Sunny2's avatar

I found I could do a better job of behaving the way I thought I should; if I counted on myself, rather than God, to guide me in what I should do.

lindasf's avatar

I also left the religion I grew up with, but after some analysis i realized that i was going to find what i disliked in every other religion. I haven’t practiced any religion for years and it has been liberating.

fundevogel's avatar

I became an atheist when I couldn’t ignore the problems with the religion I grew up with and found the same problems in all the other religions I considered.

LostInParadise's avatar

I do not remember the thought process that I went through. I knew I was an atheist by the time I was twelve. At some point I left out the “under God” part of the Pledge of Allegiance. I told my parents that there was not much point in giving me a bar mitzvah. It helped that my parents were not that religious. My father’s explanation for why I should not skip having a bar mitzvah was that it would upset my mother, which made perfect sense to me. My parents took me to temple on the High Holy days, ate matzoh on Passover and lit Chanukah candles. They also sent me to Hebrew school. This was the right thing to do. It exposed me to the Jewish tradition and allowed me to make an informed decision. Shortly before her death, my mother told me that she came to the conclusion that there is no God. It also helped that my closest friend was also an atheist.

this_velvet_glove's avatar

I don’t have any.

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Paradox25's avatar

I was brought up Catholic, and attended Catholic churches. When my mom married for the first time (my real dad, though I knew him they never married) we started attending Protestant churches. My mom’s prior boyfriend (of a few years) was a Jehovah’s Witness, so I was definitely exposed to the concept of Christianity. Shortly before I gave up on all religion I did something on my own, something that I never did before, read the Bible (a more than century old AKJV one) for myself. I had some difficulty trying to comprehend it, and the old english didn’t help.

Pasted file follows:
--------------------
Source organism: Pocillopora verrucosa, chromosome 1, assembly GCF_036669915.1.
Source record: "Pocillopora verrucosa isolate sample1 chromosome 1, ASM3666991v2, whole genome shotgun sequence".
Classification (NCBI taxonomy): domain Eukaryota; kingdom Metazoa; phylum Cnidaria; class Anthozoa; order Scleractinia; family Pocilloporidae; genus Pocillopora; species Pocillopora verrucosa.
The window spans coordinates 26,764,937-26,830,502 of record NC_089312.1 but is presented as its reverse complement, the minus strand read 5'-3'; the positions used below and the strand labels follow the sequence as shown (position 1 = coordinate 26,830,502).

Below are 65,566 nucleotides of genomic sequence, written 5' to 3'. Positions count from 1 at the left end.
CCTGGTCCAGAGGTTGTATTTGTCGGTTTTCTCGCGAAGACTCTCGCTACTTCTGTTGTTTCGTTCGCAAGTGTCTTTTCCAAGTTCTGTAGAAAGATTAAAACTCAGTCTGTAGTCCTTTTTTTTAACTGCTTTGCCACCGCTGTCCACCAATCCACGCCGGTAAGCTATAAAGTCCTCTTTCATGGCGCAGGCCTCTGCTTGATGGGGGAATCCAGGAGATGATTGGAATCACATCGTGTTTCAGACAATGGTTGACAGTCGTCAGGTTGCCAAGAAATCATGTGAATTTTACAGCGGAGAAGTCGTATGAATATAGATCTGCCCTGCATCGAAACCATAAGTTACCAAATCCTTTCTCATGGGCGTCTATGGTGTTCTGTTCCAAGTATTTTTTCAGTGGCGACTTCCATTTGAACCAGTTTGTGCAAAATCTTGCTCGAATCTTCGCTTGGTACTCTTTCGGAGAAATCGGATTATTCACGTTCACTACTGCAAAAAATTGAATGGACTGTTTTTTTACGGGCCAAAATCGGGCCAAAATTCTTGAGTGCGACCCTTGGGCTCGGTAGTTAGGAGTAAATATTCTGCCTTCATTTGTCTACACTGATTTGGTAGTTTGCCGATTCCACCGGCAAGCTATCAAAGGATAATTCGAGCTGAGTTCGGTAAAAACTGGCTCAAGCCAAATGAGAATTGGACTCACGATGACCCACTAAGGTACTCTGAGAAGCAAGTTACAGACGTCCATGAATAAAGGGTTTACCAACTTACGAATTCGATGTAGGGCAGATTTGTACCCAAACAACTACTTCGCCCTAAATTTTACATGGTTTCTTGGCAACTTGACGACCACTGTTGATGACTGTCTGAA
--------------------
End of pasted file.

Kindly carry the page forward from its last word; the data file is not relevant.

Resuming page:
I guess what motivated me to research these various denominations of Christianity (trinitarian and nontrinitarian), along with the good book itself was the fact that even as young as seven I was highly sceptical of what I was taught. I didn’t even believe in Santa Claus, the Easter Bunny or the tooth fairy at that age like other kids did. I went along with it though so I wouldn’t be seen as an outcast, or at least so I wouldn’t get in trouble for questioning my beliefs. I became convinced at about the age of sixteen that what I was taught pertaining to religion was a farce, so not only did I abandon Christianity altogether, but I became a hardcore skeptic towards anything considered mystical.

My latter trend as a hardcore skeptic continued until my late twenties when my brother got killed by a drunk driver. After some strange events that followed his death, and talking to others that had similar experiences I started looking various topics up such as ghosts, afterlife communication books, automatic writings, mediumship, Spiritualism, Buddhism, etc I shifted my stance from hardcore scepticism to open-minded scepticism. Then when I realized that there were scientists who’ve researched mediumship, esp, etc with positive results I went from being an open-minded sceptic of the paranormal to accepting the evidence for psi and survival of our egos upon the death of the physical brain. After reading even more research from doctors who were experts on the issue of brain death insist that near death experiences could not be attributed to hallucinations I had become very convinced how wrong my scepticism was.

I consider myself to be a nonreligious theist. If I had to pick any certain religion (or philosophy) that best resonates with what I’ve researched about the afterlife and our purpose of existence it would be Theosophy. I do find many teachings of various religions to have some truth to them, even Christianity. Prior to reading more about Theosophy, Buddhism was the philosophy/religion that seemed to match my beliefs the most. I’m still open-minded about these topics, and I don’t claim to have absolute truth, but I try to go with what the scientific empirical evidence tells me.

mattbrowne's avatar

I converted to progressive Protestantism, because I became a rational freethinking skeptic as a young adult, thereby leaving my childhood version of Christianity behind.